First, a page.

import static org.junit.Assert.assertThat;

public class LogHistoryAndroidUnitTest {

    public static final String TEST_STRING = "This is a string";
    public static final long TEST_LONG = 12345678L;
    private LogHistory mLogHistory;

    public void createLogHistory() {
        mLogHistory = new LogHistory();

    public void logHistory_ParcelableWriteRead() {
        // Set up the Parcelable object to send and receive.
        mLogHistory.addEntry(TEST_STRING, TEST_LONG);

        // Write the data.
        Parcel parcel = Parcel.obtain();
        mLogHistory.writeToParcel(parcel, mLogHistory.describeContents());

        // After you're done with writing, you need to reset the parcel for reading.

        // Read the data.
        LogHistory createdFromParcel = LogHistory.CREATOR.createFromParcel(parcel);
        List<Pair<String, Long>> createdFromParcelData = createdFromParcel.getData();

        // Verify that the received data is correct.
        assertThat(createdFromParcelData.size(), is(1));
        assertThat(createdFromParcelData.get(0).first, is(TEST_STRING));
        assertThat(createdFromParcelData.get(0).second, is(TEST_LONG));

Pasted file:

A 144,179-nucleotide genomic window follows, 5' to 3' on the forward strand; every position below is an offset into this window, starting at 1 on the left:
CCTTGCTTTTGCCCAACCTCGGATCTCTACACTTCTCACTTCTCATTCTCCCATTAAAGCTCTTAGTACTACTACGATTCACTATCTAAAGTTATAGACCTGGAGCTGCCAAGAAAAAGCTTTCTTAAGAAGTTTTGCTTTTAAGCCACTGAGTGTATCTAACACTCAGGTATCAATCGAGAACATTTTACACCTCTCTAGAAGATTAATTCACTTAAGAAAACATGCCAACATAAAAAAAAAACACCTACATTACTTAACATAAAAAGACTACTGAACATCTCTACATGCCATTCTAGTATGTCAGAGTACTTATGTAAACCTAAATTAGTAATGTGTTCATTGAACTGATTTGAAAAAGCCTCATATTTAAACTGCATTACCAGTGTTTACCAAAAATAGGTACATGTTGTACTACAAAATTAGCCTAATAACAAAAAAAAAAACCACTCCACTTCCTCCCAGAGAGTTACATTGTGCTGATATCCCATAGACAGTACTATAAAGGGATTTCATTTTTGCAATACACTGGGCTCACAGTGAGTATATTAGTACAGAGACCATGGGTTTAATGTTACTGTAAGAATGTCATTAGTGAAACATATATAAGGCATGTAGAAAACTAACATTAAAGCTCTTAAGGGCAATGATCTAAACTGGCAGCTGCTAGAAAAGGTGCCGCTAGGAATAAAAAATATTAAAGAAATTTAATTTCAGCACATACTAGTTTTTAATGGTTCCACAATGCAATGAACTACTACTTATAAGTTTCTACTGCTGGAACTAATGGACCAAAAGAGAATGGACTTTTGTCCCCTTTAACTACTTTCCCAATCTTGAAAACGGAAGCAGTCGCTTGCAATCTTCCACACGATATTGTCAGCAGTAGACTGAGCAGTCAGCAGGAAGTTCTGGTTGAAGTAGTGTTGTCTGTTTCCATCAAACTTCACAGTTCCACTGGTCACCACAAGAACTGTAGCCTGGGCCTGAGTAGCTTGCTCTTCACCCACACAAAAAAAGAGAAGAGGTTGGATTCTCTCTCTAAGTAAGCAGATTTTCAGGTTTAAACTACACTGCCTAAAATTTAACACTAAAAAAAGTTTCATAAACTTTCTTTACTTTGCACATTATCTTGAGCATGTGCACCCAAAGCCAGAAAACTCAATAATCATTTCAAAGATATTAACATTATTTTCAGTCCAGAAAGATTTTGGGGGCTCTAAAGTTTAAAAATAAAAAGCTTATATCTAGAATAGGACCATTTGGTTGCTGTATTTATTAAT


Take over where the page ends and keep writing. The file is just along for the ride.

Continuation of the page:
Create a test suite

To organize the execution of device unit tests, you can group test classes in a test suite class and run the test classes together.

A test suite is contained in a test package, similar to the main application package. By convention, test suite package names often end with a .suite suffix (eg
To create a test suite for unit testing, import JUnit's RunWith and Suite classes. In your test suite, add @RunWith(Suite.class) and @Suite.SuitClasses() annotations. In @Suite.SuitClasses(), list individual test classes or test suite s as parameters.

The following example shows how you can implement a test suite of class named UnitTestSuite that groups and runs the CalculatorInstrumentationTest and CalculatorAddParameterizedTest test classes together.

import org.junit.runner.RunWith;